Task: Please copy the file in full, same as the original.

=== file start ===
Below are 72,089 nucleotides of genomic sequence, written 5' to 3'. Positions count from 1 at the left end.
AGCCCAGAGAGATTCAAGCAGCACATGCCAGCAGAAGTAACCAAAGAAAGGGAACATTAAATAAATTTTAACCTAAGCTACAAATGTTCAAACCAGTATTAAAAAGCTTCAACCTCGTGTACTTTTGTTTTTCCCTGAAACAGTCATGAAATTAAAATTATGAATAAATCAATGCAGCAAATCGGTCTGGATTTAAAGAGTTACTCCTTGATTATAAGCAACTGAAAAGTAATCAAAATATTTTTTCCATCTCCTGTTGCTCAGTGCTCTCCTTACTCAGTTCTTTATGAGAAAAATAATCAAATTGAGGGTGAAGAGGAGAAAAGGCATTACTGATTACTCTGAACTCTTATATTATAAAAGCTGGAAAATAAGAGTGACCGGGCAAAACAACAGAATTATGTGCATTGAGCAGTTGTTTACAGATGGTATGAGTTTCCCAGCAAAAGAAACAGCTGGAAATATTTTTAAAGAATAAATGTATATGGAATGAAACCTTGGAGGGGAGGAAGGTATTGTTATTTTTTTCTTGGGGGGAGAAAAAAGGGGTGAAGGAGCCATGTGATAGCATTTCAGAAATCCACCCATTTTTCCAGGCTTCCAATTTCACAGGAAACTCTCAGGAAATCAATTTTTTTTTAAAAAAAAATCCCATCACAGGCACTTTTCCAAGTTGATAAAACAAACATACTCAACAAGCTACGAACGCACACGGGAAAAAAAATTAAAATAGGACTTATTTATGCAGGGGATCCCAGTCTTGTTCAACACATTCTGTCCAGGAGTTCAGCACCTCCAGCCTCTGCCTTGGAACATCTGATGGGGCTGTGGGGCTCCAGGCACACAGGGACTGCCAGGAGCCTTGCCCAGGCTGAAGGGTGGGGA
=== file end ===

Below are 72,089 nucleotides of genomic sequence, written 5' to 3'. Positions count from 1 at the left end.
AGCCCAGAGAGATTCAAGCAGCACATGCCAGCAGAAGTAACCAAAGAAAGGGAACATTAAATAAATTTTAACCTAAGCTACAAATGTTCAAACCAGTATTAAAAAGCTTCAACCTCGTGTACTTTTGTTTTTCCCTGAAACAGTCATGAAATTAAAATTATGAATAAATCAATGCAGCAAATCGGTCTGGATTTAAAGAGTTACTCCTTGATTATAAGCAACTGAAAAGTAATCAAAATATTTTTTCCATCTCCTGTTGCTCAGTGCTCTCCTTACTCAGTTCTTTATGAGAAAAATAATCAAATTGAGGGTGAAGAGGAGAAAAGGCATTACTGATTACTCTGAACTCTTATATTATAAAAGCTGGAAAATAAGAGTGACCGGGCAAAACAACAGAATTATGTGCATTGAGCAGTTGTTTACAGATGGTATGAGTTTCCCAGCAAAAGAAACAGCTGGAAATATTTTTAAAGAATAAATGTATATGGAATGAAACCTTGGAGGGGAGGAAGGTATTGTTATTTTTTTCTTGGGGGGAGAAAAAAGGGGTGAAGGAGCCATGTGATAGCATTTCAGAAATCCACCCATTTTTCCAGGCTTCCAATTTCACAGGAAACTCTCAGGAAATCAATTTTTTTTTAAAAAAAAATCCCATCACAGGCACTTTTCCAAGTTGATAAAACAAACATACTCAACAAGCTACGAACGCACACGGGAAAAAAAATTAAAATAGGACTTATTTATGCAGGGGATCCCAGTCTTGTTCAACACATTCTGTCCAGGAGTTCAGCACCTCCAGCCTCTGCCTTGGAACATCTGATGGGGCTGTGGGGCTCCAGGCACACAGGGACTGCCAGGAGCCTTGCCCAGGCTGAAGGGTGGGGA